In our last story about UV lights, we looked into the science of how UV lighting can be used to disinfect your home, but today, we look at the safety of using UV lighting in your home and for that, we consult the Center for Disease Control.
When it comes to deploying UV lamps in your home, the CDC says you have calculate the risks versus the reward.
“Consider both the risks of UVC lamps to people and objects and the risk of incomplete inactivation of virus,” the CDC says on the subject.
UVC lamps used for disinfection purposes may pose potential health and safety risks depending on the UVC wavelength, dose, and duration of radiation exposure. The risk may increase if the unit is not installed properly or used by untrained individuals, the CDC says.
Here are four common concerns the CDC states for the use of UV lamps in your home.
- Direct exposure of skin and eyes to UVC radiation from some UVC lamps may cause painful eye injury and burn-like skin reactions. Never look directly at a UVC lamp source, even briefly. If you have experienced an injury associated with using a UVC lamp, we encourage you to report it to the FDA.
- Some UVC lamps generate ozone. Ozone inhalation can be irritating to the airway.
- UVC can degrade certain materials, such as plastic, polymers, and dyed textile.
- Some UVC lamps contain mercury. Because mercury is toxic even in small amounts, extreme caution is needed in cleaning a lamp that has broken and in disposing of the lamp.
When buying a lamp, the CDC says to do your homework. Not all lamps are built equally.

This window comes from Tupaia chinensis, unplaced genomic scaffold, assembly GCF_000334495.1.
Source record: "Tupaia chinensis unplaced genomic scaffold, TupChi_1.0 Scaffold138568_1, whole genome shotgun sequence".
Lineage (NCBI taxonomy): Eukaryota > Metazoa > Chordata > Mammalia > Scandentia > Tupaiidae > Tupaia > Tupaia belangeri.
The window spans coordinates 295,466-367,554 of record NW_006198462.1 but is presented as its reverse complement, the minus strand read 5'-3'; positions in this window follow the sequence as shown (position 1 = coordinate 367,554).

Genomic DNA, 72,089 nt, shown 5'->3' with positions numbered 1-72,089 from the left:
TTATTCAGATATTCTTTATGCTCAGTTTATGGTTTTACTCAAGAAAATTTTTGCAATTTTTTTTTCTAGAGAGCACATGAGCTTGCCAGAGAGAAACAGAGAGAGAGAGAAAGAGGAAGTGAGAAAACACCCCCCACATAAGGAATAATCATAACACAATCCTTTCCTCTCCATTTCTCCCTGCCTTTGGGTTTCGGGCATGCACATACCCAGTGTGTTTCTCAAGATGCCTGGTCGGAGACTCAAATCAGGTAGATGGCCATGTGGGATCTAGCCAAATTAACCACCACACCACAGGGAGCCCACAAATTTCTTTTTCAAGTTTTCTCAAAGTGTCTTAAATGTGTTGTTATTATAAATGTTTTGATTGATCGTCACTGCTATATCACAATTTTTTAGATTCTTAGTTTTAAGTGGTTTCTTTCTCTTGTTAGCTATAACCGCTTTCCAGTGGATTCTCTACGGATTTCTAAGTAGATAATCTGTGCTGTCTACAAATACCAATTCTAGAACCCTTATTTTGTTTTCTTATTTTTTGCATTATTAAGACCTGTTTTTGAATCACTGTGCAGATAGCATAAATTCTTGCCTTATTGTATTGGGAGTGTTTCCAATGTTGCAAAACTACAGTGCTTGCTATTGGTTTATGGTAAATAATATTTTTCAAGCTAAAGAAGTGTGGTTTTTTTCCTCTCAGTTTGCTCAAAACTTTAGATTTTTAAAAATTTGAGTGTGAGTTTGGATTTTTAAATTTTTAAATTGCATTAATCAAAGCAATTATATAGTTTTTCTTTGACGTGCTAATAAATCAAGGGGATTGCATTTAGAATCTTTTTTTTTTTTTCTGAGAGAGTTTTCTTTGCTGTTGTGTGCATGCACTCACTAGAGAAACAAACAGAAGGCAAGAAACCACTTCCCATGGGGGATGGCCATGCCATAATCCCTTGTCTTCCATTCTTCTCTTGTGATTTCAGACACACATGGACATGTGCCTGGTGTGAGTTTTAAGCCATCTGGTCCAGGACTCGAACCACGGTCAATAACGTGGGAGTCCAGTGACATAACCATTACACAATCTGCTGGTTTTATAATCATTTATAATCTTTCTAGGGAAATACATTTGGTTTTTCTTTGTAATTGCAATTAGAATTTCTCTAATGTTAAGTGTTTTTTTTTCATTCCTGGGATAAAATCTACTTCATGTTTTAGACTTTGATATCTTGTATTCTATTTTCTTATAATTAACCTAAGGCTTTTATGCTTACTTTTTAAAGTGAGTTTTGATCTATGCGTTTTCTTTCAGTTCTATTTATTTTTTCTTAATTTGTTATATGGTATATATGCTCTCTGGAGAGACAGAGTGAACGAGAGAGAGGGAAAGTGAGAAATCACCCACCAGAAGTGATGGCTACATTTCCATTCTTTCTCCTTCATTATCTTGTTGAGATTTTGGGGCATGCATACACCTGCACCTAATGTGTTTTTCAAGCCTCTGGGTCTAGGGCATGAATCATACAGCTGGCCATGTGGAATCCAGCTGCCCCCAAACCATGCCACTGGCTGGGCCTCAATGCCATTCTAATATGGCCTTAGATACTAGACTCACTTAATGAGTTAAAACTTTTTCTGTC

“Not all UVC lamps are the same. Lamps may emit very specific UVC wavelengths (like 254 nm or 222 nm), or they may emit a broad range of UV wavelengths. Some lamps also emit visible and infrared radiation. The wavelengths emitted by the lamp may affect the lamp’s effectiveness at inactivating a virus and may impact the health and safety risks associated with the lamp. Some lamps emit multiple types of wavelengths. Testing of the lamp can determine whether, and how much, other wavelengths the lamp puts out,” the CDC said. “There is some evidence that excimer lamps, with peak wavelength of 222-nm may cause less damage to the skin, eyes, and DNA than the 254 nm wavelength, but long-term safety data is lacking. For more information see “Q: Where can I read more about UV radiation and disinfection?”
There are four different types of UVC lamps.
Low-pressure mercury lamp: Historically, the most common type of lamp used to produce UVC radiation was the low-pressure mercury lamp, which has its main (>90%) emission at 254 nm. Other wavelengths are also produced by this type of lamp. There are other lamps available that emit a broad range of UV wavelengths, but also emit visible and infrared radiation.
Excimer lamp or Far-UVC lamp: Type of lamp, called an “excimer lamp”, with a peak emission of around 222 nm.
Pulsed xenon lamps: These lamps, which emit a short pulse of broad spectrum (including UV, visible and infrared) light have been filtered to emit mainly UVC radiation and are sometimes employed in hospital settings to treat environmental surfaces in operating rooms or other spaces. These are normally employed when no humans are occupying the space.
Light-emitting diodes (LEDs): Light-emitting diodes (LEDs) that produce UV radiation are also becoming more commonly available. Typically, LEDs emit a very narrow wavelength band of radiation. Currently available UV LEDs have peak wavelengths at 214 nm, 265 nm, and 273 nm, among others. One advantage of LEDs over low-pressure mercury lamps is that they contain no mercury. However, the small surface area and higher directionality of LEDs may make them less effective for germicidal applications.